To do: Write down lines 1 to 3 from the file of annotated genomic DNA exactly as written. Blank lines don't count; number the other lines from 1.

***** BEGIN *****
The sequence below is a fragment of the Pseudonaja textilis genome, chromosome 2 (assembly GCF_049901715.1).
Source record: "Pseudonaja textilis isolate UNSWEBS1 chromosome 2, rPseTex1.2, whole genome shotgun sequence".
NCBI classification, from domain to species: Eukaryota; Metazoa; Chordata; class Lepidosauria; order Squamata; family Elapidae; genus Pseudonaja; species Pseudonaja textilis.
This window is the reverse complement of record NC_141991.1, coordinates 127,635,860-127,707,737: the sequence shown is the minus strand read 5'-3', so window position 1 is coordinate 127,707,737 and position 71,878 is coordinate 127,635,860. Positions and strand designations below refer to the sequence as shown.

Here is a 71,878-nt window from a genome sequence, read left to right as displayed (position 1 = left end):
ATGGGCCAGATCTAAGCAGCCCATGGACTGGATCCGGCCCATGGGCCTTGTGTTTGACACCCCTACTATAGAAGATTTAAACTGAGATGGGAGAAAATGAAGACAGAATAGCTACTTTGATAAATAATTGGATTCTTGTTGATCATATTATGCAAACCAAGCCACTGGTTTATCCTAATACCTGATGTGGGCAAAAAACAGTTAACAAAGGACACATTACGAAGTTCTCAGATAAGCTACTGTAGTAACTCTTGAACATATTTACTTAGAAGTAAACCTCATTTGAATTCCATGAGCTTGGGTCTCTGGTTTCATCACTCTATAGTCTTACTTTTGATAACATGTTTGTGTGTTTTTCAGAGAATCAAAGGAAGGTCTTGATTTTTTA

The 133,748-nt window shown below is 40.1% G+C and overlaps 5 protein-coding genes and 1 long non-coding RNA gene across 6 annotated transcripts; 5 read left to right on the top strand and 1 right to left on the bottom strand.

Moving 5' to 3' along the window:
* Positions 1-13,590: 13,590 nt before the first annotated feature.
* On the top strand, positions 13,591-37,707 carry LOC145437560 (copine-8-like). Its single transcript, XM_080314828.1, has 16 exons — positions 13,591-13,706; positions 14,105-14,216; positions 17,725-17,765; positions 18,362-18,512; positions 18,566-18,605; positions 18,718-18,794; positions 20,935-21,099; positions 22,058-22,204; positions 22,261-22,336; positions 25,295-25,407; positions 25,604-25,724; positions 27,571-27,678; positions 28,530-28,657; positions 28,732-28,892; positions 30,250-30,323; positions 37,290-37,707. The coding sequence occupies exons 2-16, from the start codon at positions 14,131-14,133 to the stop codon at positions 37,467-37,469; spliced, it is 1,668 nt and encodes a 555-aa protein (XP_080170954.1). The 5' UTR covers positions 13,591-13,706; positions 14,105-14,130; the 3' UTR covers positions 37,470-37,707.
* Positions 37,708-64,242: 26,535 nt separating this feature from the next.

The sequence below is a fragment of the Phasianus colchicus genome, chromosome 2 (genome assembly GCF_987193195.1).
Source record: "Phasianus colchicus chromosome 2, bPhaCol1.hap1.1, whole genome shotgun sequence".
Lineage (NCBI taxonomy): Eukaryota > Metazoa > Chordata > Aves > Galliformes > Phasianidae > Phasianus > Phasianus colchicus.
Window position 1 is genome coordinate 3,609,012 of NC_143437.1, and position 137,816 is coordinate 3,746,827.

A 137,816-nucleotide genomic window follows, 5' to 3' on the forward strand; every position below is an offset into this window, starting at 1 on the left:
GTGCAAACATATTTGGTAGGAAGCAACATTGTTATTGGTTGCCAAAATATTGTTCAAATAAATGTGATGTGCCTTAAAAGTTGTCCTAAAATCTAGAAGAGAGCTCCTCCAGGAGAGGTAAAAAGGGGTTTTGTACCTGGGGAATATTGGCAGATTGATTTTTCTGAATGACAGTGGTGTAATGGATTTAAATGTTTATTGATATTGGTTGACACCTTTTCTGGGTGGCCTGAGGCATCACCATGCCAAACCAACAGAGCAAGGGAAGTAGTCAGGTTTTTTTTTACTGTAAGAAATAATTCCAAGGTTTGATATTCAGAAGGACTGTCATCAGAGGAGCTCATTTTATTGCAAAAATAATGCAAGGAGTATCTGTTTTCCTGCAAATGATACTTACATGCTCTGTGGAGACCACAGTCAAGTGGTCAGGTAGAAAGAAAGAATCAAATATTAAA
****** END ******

The sequence below is a fragment of the Pseudonaja textilis genome, chromosome 2 (assembly GCF_049901715.1).
Source record: "Pseudonaja textilis isolate UNSWEBS1 chromosome 2, rPseTex1.2, whole genome shotgun sequence".
NCBI classification, from domain to species: Eukaryota; Metazoa; Chordata; class Lepidosauria; order Squamata; family Elapidae; genus Pseudonaja; species Pseudonaja textilis.